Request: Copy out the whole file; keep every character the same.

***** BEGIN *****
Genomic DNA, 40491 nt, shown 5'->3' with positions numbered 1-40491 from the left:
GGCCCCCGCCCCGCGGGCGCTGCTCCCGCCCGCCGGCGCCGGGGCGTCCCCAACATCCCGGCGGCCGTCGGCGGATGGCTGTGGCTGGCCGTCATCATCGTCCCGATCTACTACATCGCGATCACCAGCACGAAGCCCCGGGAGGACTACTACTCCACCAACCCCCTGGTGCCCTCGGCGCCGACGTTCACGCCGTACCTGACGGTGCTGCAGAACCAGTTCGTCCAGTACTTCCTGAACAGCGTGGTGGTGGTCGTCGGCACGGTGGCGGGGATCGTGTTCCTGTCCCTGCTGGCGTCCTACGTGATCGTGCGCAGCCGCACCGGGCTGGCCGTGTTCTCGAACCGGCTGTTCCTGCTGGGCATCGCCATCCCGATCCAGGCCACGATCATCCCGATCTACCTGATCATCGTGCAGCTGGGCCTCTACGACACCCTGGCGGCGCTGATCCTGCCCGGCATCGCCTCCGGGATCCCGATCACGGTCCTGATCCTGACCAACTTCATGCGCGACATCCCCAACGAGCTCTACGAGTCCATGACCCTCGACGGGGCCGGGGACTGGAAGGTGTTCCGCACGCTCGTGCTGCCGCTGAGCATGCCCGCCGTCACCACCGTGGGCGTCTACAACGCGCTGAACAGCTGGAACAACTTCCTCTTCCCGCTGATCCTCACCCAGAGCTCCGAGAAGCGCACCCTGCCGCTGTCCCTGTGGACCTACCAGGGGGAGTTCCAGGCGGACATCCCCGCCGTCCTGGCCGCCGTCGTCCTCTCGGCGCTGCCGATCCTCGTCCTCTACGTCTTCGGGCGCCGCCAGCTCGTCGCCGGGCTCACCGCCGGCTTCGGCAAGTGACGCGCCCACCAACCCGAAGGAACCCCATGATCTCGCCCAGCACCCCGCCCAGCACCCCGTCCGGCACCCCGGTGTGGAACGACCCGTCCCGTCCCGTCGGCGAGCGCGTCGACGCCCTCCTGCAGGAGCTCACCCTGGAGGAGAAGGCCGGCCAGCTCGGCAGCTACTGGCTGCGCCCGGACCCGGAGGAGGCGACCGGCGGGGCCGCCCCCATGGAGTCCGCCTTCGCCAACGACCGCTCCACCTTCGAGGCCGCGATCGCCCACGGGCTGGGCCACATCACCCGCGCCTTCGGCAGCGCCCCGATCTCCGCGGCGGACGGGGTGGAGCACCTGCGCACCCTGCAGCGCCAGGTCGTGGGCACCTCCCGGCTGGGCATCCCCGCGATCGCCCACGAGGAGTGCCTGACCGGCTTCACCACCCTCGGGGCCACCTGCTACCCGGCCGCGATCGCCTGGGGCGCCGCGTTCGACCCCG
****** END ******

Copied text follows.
Genomic DNA, 40491 nt, shown 5'->3' with positions numbered 1-40491 from the left:
GGCCCCCGCCCCGCGGGCGCTGCTCCCGCCCGCCGGCGCCGGGGCGTCCCCAACATCCCGGCGGCCGTCGGCGGATGGCTGTGGCTGGCCGTCATCATCGTCCCGATCTACTACATCGCGATCACCAGCACGAAGCCCCGGGAGGACTACTACTCCACCAACCCCCTGGTGCCCTCGGCGCCGACGTTCACGCCGTACCTGACGGTGCTGCAGAACCAGTTCGTCCAGTACTTCCTGAACAGCGTGGTGGTGGTCGTCGGCACGGTGGCGGGGATCGTGTTCCTGTCCCTGCTGGCGTCCTACGTGATCGTGCGCAGCCGCACCGGGCTGGCCGTGTTCTCGAACCGGCTGTTCCTGCTGGGCATCGCCATCCCGATCCAGGCCACGATCATCCCGATCTACCTGATCATCGTGCAGCTGGGCCTCTACGACACCCTGGCGGCGCTGATCCTGCCCGGCATCGCCTCCGGGATCCCGATCACGGTCCTGATCCTGACCAACTTCATGCGCGACATCCCCAACGAGCTCTACGAGTCCATGACCCTCGACGGGGCCGGGGACTGGAAGGTGTTCCGCACGCTCGTGCTGCCGCTGAGCATGCCCGCCGTCACCACCGTGGGCGTCTACAACGCGCTGAACAGCTGGAACAACTTCCTCTTCCCGCTGATCCTCACCCAGAGCTCCGAGAAGCGCACCCTGCCGCTGTCCCTGTGGACCTACCAGGGGGAGTTCCAGGCGGACATCCCCGCCGTCCTGGCCGCCGTCGTCCTCTCGGCGCTGCCGATCCTCGTCCTCTACGTCTTCGGGCGCCGCCAGCTCGTCGCCGGGCTCACCGCCGGCTTCGGCAAGTGACGCGCCCACCAACCCGAAGGAACCCCATGATCTCGCCCAGCACCCCGCCCAGCACCCCGTCCGGCACCCCGGTGTGGAACGACCCGTCCCGTCCCGTCGGCGAGCGCGTCGACGCCCTCCTGCAGGAGCTCACCCTGGAGGAGAAGGCCGGCCAGCTCGGCAGCTACTGGCTGCGCCCGGACCCGGAGGAGGCGACCGGCGGGGCCGCCCCCATGGAGTCCGCCTTCGCCAACGACCGCTCCACCTTCGAGGCCGCGATCGCCCACGGGCTGGGCCACATCACCCGCGCCTTCGGCAGCGCCCCGATCTCCGCGGCGGACGGGGTGGAGCACCTGCGCACCCTGCAGCGCCAGGTCGTGGGCACCTCCCGGCTGGGCATCCCCGCGATCGCCCACGAGGAGTGCCTGACCGGCTTCACCACCCTCGGGGCCACCTGCTACCCGGCCGCGATCGCCTGGGGCGCCGCGTTCGACCCCG